Monday, November 25, 2013

An interesting encounter at Burger King and a toxic synovitis update

Many of you have been so kind as to inquire how Ellie Bear's hip is doing after her little bout of toxic synovitis.

I think it is safe to say she is doing much much better.  In fact, she is back to her usual rambunctious self.  You are viewing the above picture correctly.  That is Ellie climbing on top of some trashcans at Burger King.

Austin got hit with 34 degree weather.  And rain.  Both a record I am certain.  I had to find a long-sleeved shirt and a coat and a hat and socks. . . in Austin.  Anyway, here is some complex math:

cold weather + wild child = indoor playscape + coffee = Burger King

Why is she on top of the trashcans and why on earth am I capturing this gross moment on the cellphone camera?  To be quite honest, I have no idea.  Most of  Ellie's antics cannot be explained and I like to document her spunkiness.  Besides, you didn't really think I would bring my nice SLR camera to Burger King, did you?  So hence the grainy cell phone pic.  In fact, I should warn you that this post contains nothing but cell phone pics.

What I do not understand is why she is on the trashcan.  I mean, seriously, the whole reason we are at Burger King is so that she can play on their ridiculously huge playscape that is constructed of two stories of tunnel slides and climbing platforms.  It is a motor-sensory-seeker's dream!  (and a mother's nightmare.  Ever try to track down a kid in one of those contraptions?! Especially when you are claustrophobic and afraid of heights!)

oh my gosh, she looks so sweet and innocent.
I bet she had you all fooled!

Somewhat unrelated, we had a rather strange experience.  A good strange.  Ellie accosted this 11 or 12 year-old boy wearing an awesome Star Wars hoodie.  I think she liked the hoodie because it looked like it had buttons on it.  Anyway, she started pushing the "buttons" on his hoodie and called him "dada".  It was really quite embarrassing, well for me it was.  I think Bear was oblivious to the awkwardness.  The boy took it in stride like these things happen all the time.  These things do happen.  All the time.  Ellie calling males over the age of 10 "dada" that is.

Anyway, this nice young man-child and his friend tell me that she is so cute and ask her age.  As usual, I get the odd looks of disbelief when I say that she is 4 years-old. They then proceed to ask me her birthday as though to confirm my answer. I suppose it would have been inappropriate to tell them I distinctly remember when and where I squeezed her out of my . . . er never mind.  Chick-A-Boom is a pint-sized, nonverbal 4 year-old so I get the age confusion.  The boy considers my answer and asks me "Does she have autism or Down syndrome?"  Huh, a kid using people first language and he said Down, not Downs.  Apparently, his sister has autism and she didn't start to talk until she was 4 years-old and he was wondering if Ellie was like his sister.  I explain that she has Down syndrome and is still learning how to talk because she has difficulty using the muscles of her mouth, but that she understands everything. He and his friend get very excited and start to play with Ellie.  They ask her questions and show her the Star Wars hoodie.  It was beautiful.  Two teenage boys playing with a 4 year-old girl in Burger King. It was really quite sweet and I thought that perhaps our youth is more in tune with and accepting of people with special needs than I give them credit for.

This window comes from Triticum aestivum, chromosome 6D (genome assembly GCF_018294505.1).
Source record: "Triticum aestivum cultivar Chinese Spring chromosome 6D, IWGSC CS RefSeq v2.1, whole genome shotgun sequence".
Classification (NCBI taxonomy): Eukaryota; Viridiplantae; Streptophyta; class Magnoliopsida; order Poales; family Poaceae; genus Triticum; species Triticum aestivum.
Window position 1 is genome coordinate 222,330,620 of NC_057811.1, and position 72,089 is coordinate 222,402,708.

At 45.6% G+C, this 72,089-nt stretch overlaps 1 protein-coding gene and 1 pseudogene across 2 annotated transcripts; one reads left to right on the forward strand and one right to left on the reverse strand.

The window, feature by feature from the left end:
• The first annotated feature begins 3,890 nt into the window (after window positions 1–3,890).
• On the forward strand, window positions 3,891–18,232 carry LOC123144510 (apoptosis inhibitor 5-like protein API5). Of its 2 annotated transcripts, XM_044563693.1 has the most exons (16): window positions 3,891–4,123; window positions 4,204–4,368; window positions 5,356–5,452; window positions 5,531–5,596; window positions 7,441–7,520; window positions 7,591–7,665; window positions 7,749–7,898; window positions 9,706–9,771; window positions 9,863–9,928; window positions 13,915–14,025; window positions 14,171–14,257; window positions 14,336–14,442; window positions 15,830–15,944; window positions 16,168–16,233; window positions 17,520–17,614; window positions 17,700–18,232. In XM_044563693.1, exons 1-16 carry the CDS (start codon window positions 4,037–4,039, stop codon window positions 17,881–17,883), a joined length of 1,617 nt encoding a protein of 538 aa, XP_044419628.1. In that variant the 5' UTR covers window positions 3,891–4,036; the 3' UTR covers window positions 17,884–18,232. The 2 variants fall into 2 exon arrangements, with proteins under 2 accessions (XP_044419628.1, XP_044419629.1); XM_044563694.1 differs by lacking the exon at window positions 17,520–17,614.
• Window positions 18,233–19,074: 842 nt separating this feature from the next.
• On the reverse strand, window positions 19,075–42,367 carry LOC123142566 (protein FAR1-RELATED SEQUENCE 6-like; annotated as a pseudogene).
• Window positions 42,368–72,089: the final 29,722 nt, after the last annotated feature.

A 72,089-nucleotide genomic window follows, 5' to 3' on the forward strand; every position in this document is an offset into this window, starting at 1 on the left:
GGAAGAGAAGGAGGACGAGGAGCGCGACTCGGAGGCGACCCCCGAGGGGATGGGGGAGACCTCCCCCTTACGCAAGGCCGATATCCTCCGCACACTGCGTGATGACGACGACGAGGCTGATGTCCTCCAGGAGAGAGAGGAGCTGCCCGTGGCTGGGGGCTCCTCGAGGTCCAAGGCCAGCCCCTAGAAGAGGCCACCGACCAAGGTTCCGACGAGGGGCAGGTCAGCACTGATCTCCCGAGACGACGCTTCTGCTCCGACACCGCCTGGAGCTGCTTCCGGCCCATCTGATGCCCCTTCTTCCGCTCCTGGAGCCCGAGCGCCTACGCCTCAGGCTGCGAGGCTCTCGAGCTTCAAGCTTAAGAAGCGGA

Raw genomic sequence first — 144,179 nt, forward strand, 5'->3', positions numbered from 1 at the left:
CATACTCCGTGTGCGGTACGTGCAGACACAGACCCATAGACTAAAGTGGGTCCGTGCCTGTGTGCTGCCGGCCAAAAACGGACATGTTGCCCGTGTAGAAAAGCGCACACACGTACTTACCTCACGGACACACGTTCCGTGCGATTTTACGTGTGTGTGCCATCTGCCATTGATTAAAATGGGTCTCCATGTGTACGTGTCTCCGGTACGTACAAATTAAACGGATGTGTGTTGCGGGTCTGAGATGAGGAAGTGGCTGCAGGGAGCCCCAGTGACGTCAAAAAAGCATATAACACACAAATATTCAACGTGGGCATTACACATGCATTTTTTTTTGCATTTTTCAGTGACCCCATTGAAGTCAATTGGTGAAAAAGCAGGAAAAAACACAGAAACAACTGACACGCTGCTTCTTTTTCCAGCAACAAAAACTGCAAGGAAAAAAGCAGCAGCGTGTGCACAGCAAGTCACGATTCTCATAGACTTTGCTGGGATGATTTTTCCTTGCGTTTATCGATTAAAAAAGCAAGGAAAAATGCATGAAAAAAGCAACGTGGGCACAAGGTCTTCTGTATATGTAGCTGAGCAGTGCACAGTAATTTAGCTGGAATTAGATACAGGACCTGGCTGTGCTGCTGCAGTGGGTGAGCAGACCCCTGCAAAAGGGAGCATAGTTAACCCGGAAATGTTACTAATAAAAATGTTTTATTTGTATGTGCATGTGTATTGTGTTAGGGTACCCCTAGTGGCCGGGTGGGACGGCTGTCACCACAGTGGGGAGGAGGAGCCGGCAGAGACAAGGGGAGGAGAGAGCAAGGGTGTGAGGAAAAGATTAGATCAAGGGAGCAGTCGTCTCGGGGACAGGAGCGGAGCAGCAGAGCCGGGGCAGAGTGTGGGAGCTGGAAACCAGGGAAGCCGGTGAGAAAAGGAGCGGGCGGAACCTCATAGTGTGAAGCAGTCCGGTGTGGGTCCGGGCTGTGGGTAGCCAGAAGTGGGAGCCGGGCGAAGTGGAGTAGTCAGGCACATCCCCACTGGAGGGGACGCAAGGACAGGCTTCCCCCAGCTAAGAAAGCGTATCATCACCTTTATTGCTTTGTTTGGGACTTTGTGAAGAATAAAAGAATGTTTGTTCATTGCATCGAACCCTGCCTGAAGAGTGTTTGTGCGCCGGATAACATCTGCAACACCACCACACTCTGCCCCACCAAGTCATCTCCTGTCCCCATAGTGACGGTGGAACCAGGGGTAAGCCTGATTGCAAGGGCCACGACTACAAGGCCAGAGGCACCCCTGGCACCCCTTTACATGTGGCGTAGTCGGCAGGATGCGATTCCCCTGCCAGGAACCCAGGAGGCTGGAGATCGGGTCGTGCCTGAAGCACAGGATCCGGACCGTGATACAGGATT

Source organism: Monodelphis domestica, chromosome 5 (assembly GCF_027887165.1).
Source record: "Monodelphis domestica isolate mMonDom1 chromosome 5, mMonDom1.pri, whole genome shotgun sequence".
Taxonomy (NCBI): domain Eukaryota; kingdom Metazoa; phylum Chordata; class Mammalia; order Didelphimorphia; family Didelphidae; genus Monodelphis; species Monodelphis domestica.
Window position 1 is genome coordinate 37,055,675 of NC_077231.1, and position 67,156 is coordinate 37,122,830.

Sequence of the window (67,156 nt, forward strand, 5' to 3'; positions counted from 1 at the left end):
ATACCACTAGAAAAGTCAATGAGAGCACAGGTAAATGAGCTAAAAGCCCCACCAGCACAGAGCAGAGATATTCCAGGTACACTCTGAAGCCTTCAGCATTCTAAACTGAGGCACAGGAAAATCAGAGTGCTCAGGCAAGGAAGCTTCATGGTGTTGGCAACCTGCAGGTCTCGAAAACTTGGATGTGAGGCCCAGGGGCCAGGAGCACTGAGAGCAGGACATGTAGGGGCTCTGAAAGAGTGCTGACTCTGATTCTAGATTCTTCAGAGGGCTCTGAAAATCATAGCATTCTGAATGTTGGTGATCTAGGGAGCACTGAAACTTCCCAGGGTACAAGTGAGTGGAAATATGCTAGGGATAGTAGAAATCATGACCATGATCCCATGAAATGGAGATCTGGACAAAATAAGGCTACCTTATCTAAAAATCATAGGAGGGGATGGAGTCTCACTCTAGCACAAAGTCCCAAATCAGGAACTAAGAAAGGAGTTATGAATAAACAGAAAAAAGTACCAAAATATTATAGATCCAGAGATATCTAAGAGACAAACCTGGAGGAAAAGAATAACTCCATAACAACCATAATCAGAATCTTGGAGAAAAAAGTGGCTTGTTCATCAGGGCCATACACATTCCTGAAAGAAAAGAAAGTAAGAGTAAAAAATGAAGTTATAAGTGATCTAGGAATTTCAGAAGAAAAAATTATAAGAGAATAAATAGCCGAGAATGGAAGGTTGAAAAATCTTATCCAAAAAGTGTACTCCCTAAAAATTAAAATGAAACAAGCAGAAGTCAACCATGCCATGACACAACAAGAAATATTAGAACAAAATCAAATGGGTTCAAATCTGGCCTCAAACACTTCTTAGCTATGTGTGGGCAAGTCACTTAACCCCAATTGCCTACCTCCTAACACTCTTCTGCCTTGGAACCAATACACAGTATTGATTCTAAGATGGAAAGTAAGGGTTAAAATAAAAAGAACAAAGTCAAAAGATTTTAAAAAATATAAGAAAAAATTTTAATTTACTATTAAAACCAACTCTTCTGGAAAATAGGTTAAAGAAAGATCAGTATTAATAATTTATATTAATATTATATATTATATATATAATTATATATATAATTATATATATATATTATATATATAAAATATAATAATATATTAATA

Now, I just need to teach Ellie what is appropriate to climb and what is not.  We have a ways to go.

Taken just before she decided to strip naked.  On the island.
Yes, my kitchen really is that messy and yes, that is a romance novel you spy to the right.


Sunday, November 17, 2013

The School Note

Over the summer, when Ellie attended her private preschool, we would receive weekly notes that discussed what they were learning in class--"we are focusing on trains this week and read "The Little Engine That Could", the sensory table was filled with beans, and Ellie mastered connecting 4 trains together and put them on a track"--or something along those lines.

Bear's school pic

During the school year, Ellie goes to the public elementary school where she is in the PPCD class [preschool preparedness for children with disabilities].  She rides the bus to and from school and with her being nonverbal, I pretty much rely on the teacher notes to give me a clear idea on what Ellie's day is like. The notes are sent home in her backpack typically 2-3 times a week.  The teacher circles if she was happy/sad, ate all/some/most of her lunch and if she had PE/Speech/OT, etc.  There is a blank spot for comments.  Usually these comments are about Ellie's behaviors.  "She sat 30 seconds in circle time!" or frequently "she was very unfocused and all over the place".  I don't really see a lot of academics mentioned even though I know they work on letters and numbers with Ellie.  The thing is, most of her IEP goals are behavior-based and we are having quite a few behavioral issues with Ellie.